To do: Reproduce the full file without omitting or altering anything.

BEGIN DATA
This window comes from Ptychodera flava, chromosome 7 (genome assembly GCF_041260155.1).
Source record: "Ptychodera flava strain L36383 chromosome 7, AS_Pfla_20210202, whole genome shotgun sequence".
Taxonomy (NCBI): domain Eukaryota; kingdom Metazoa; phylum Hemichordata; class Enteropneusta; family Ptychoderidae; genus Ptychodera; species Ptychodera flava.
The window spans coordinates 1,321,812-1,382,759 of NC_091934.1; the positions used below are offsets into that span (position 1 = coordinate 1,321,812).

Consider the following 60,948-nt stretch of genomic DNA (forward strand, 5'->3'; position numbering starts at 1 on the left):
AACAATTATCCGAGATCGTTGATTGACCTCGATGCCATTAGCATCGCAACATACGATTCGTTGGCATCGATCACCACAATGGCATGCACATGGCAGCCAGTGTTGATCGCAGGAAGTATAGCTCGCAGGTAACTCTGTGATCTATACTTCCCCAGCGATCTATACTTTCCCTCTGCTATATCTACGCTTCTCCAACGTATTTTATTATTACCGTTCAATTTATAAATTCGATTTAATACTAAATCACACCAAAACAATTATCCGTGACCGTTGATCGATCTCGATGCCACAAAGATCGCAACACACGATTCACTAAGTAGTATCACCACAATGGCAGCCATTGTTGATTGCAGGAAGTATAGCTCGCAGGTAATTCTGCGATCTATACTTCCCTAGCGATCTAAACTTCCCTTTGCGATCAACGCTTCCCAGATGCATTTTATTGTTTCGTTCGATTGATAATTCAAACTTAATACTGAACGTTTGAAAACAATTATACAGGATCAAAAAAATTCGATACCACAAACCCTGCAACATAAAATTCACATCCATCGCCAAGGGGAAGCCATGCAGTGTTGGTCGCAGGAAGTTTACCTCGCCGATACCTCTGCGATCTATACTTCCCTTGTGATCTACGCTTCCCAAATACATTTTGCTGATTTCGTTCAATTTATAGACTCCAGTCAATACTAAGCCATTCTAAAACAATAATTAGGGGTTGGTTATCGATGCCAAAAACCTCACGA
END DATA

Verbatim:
This window comes from Ptychodera flava, chromosome 7 (genome assembly GCF_041260155.1).
Source record: "Ptychodera flava strain L36383 chromosome 7, AS_Pfla_20210202, whole genome shotgun sequence".
Taxonomy (NCBI): domain Eukaryota; kingdom Metazoa; phylum Hemichordata; class Enteropneusta; family Ptychoderidae; genus Ptychodera; species Ptychodera flava.
The window spans coordinates 1,321,812-1,382,759 of NC_091934.1; the positions used below are offsets into that span (position 1 = coordinate 1,321,812).

Consider the following 60,948-nt stretch of genomic DNA (forward strand, 5'->3'; position numbering starts at 1 on the left):
AACAATTATCCGAGATCGTTGATTGACCTCGATGCCATTAGCATCGCAACATACGATTCGTTGGCATCGATCACCACAATGGCATGCACATGGCAGCCAGTGTTGATCGCAGGAAGTATAGCTCGCAGGTAACTCTGTGATCTATACTTCCCCAGCGATCTATACTTTCCCTCTGCTATATCTACGCTTCTCCAACGTATTTTATTATTACCGTTCAATTTATAAATTCGATTTAATACTAAATCACACCAAAACAATTATCCGTGACCGTTGATCGATCTCGATGCCACAAAGATCGCAACACACGATTCACTAAGTAGTATCACCACAATGGCAGCCATTGTTGATTGCAGGAAGTATAGCTCGCAGGTAATTCTGCGATCTATACTTCCCTAGCGATCTAAACTTCCCTTTGCGATCAACGCTTCCCAGATGCATTTTATTGTTTCGTTCGATTGATAATTCAAACTTAATACTGAACGTTTGAAAACAATTATACAGGATCAAAAAAATTCGATACCACAAACCCTGCAACATAAAATTCACATCCATCGCCAAGGGGAAGCCATGCAGTGTTGGTCGCAGGAAGTTTACCTCGCCGATACCTCTGCGATCTATACTTCCCTTGTGATCTACGCTTCCCAAATACATTTTGCTGATTTCGTTCAATTTATAGACTCCAGTCAATACTAAGCCATTCTAAAACAATAATTAGGGGTTGGTTATCGATGCCAAAAACCTCACGA